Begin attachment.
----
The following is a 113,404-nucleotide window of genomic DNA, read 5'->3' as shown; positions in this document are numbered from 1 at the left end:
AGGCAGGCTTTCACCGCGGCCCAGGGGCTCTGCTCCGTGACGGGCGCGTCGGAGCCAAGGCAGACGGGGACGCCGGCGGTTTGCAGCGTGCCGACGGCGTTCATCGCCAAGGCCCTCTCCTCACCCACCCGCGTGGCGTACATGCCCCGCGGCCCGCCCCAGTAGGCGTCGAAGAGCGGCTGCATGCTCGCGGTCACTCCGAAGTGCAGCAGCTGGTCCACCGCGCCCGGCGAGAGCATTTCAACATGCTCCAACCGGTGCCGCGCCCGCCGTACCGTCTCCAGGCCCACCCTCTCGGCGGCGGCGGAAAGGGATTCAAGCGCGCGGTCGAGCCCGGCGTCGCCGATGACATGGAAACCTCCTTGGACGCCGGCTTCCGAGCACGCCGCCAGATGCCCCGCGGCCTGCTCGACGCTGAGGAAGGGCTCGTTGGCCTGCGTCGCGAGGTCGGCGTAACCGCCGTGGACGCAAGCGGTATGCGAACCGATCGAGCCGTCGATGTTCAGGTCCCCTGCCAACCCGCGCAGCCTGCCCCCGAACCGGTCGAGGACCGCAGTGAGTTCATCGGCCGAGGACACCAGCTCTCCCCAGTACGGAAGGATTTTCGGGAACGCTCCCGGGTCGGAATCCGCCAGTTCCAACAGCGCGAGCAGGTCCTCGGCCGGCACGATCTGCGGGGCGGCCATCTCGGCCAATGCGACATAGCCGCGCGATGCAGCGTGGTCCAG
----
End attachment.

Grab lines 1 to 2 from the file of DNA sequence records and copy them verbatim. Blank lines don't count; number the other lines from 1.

The following is a 113,404-nucleotide window of genomic DNA, read 5'->3' as shown; positions in this document are numbered from 1 at the left end:
AGGCAGGCTTTCACCGCGGCCCAGGGGCTCTGCTCCGTGACGGGCGCGTCGGAGCCAAGGCAGACGGGGACGCCGGCGGTTTGCAGCGTGCCGACGGCGTTCATCGCCAAGGCCCTCTCCTCACCCACCCGCGTGGCGTACATGCCCCGCGGCCCGCCCCAGTAGGCGTCGAAGAGCGGCTGCATGCTCGCGGTCACTCCGAAGTGCAGCAGCTGGTCCACCGCGCCCGGCGAGAGCATTTCAACATGCTCCAACCGGTGCCGCGCCCGCCGTACCGTCTCCAGGCCCACCCTCTCGGCGGCGGCGGAAAGGGATTCAAGCGCGCGGTCGAGCCCGGCGTCGCCGATGACATGGAAACCTCCTTGGACGCCGGCTTCCGAGCACGCCGCCAGATGCCCCGCGGCCTGCTCGACGCTGAGGAAGGGCTCGTTGGCCTGCGTCGCGAGGTCGGCGTAACCGCCGTGGACGCAAGCGGTATGCGAACCGATCGAGCCGTCGATGTTCAGGTCCCCTGCCAACCCGCGCAGCCTGCCCCCGAACCGGTCGAGGACCGCAGTGAGTTCATCGGCCGAGGACACCAGCTCTCCCCAGTACGGAAGGATTTTCGGGAACGCTCCCGGGTCGGAATCCGCCAGTTCCAACAGCGCGAGCAGGTCCTCGGCCGGCACGATCTGCGGGGCGGCCATCTCGGCCAATGCGACATAGCCGCGCGATGCAGCGTGGTCCAG